Many Americans are confused as to what fate awaits them if they become infected with the coronavirus and then recover. Will they be a pariah or superhuman? Hero or social outcast? Gasping for air or immune for life?
“If I find out I’ve had it, will I be able to go everywhere or nowhere?” asked Rebecca Gottlieb of New York City, who’s had no symptoms of any illness but wonders if she should try to get tested for COVID-19 nonetheless – or, on the other hand, whether she should avoid testing at all costs. “And I can never remember if having the antibody is good or bad. Does that mean I’ll spread it to everyone or no one?” She shook her head in frustration. “Sometimes it seems like there are no good options.”
Nate Chapman of Nashville, Tennessee, who eats healthy, exercises, and is fairly confident that, if struck by COVID-19, he won’t end up one of the 0.1 to 0.3 percent fatalities from the illness, likewise expressed confusion regarding the ramifications of coronavirus. "I don’t want to get sick, but the real jackpot may be lifetime immunity. So it could be that getting COVID-19 and recovering would be preferable to avoiding infection entirely," he said. "I’m having a hard time deciding. I guess I’ll just play it by ear."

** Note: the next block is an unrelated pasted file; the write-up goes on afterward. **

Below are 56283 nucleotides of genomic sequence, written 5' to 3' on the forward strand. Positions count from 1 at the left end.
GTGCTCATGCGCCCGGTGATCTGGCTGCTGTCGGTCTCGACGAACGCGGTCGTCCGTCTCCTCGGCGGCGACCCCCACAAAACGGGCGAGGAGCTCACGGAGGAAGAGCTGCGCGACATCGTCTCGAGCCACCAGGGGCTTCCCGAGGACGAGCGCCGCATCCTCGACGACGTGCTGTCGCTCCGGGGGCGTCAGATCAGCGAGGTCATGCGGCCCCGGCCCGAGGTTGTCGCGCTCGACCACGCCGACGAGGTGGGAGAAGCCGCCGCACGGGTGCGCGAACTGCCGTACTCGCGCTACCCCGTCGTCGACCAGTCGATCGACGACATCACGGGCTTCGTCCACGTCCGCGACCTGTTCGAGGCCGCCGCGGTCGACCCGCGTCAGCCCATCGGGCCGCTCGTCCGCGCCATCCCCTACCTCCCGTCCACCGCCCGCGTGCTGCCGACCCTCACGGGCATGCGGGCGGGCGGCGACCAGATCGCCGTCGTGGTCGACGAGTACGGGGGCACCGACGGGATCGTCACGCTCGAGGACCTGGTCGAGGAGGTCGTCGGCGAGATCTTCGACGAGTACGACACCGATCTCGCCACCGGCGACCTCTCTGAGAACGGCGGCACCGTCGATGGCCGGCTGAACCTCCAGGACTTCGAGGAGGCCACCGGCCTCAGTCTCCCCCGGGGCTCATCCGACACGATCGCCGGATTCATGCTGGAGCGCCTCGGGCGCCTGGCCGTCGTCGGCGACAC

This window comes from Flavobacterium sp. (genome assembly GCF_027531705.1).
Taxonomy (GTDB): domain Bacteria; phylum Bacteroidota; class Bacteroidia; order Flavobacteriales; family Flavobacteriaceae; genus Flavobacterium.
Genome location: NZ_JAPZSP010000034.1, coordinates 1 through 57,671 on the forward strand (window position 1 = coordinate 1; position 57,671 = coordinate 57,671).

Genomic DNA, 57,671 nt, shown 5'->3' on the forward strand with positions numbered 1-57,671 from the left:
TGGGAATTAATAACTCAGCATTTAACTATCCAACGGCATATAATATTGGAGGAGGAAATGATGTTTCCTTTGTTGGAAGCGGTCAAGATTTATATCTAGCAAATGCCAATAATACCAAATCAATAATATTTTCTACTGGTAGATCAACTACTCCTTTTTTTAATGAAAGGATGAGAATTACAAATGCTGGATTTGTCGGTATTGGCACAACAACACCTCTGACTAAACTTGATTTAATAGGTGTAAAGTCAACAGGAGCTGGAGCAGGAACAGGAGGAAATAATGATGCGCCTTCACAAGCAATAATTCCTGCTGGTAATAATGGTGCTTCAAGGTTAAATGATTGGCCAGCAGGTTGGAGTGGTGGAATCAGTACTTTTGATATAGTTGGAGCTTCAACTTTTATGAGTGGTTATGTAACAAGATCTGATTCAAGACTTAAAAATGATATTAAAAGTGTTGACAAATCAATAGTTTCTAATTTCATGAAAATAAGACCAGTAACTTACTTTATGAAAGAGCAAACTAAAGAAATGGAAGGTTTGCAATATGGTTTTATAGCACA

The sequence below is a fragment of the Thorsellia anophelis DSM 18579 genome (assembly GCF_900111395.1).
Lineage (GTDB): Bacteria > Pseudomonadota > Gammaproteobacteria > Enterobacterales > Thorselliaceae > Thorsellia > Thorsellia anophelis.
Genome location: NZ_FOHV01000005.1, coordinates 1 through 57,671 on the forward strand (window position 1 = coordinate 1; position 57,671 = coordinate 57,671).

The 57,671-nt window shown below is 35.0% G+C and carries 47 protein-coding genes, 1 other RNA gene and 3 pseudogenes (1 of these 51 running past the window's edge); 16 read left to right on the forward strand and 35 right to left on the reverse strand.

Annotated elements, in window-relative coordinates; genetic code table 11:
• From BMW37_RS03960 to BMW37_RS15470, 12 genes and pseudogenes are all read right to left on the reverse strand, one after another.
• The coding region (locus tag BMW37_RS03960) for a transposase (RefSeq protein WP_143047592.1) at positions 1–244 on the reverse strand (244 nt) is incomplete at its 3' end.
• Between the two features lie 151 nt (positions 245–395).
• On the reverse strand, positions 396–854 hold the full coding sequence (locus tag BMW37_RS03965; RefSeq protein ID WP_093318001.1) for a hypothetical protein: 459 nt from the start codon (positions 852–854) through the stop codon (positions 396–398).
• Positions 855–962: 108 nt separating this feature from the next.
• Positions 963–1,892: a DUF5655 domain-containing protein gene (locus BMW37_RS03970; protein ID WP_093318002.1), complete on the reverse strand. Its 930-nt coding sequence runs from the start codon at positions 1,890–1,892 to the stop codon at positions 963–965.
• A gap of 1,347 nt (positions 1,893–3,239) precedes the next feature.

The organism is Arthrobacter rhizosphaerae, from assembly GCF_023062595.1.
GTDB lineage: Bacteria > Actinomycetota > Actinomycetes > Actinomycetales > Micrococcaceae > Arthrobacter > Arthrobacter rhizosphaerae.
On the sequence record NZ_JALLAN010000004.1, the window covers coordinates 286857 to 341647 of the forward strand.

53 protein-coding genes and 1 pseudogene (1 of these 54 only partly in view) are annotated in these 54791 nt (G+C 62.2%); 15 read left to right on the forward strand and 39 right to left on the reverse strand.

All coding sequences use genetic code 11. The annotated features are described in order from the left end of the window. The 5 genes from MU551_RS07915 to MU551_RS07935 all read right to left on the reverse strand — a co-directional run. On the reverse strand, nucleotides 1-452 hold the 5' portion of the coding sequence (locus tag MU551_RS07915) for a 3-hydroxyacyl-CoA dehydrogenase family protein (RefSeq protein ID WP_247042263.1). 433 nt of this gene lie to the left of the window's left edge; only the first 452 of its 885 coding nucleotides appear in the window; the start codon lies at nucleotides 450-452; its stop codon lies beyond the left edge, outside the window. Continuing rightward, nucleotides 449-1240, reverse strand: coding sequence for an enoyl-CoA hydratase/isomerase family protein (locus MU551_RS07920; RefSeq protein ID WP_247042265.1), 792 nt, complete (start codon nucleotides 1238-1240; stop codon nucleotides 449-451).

Matt Mason of Boston, Massachusetts, however, is clear that he hopes to get COVID-19, simply so that being quarantined would make a little more sense. “All this time, I’ve been told to act sick – not leave my house, avoid human contact, not work,” he noted. “Psychologically, I’m already there. I may as well do the physical part as well.”
He sighed apologetically and shook his head. “Sorry, sorry, I meant to preface that with, ‘Not to minimize the horrific suffering that so many are experiencing, or the heroic work of doctors and nurses on the front lines, risking their lives every day to save others.’ So there you go. But that being said, I figure I may as well experience this historic pandemic bug for myself. Why the hell not?”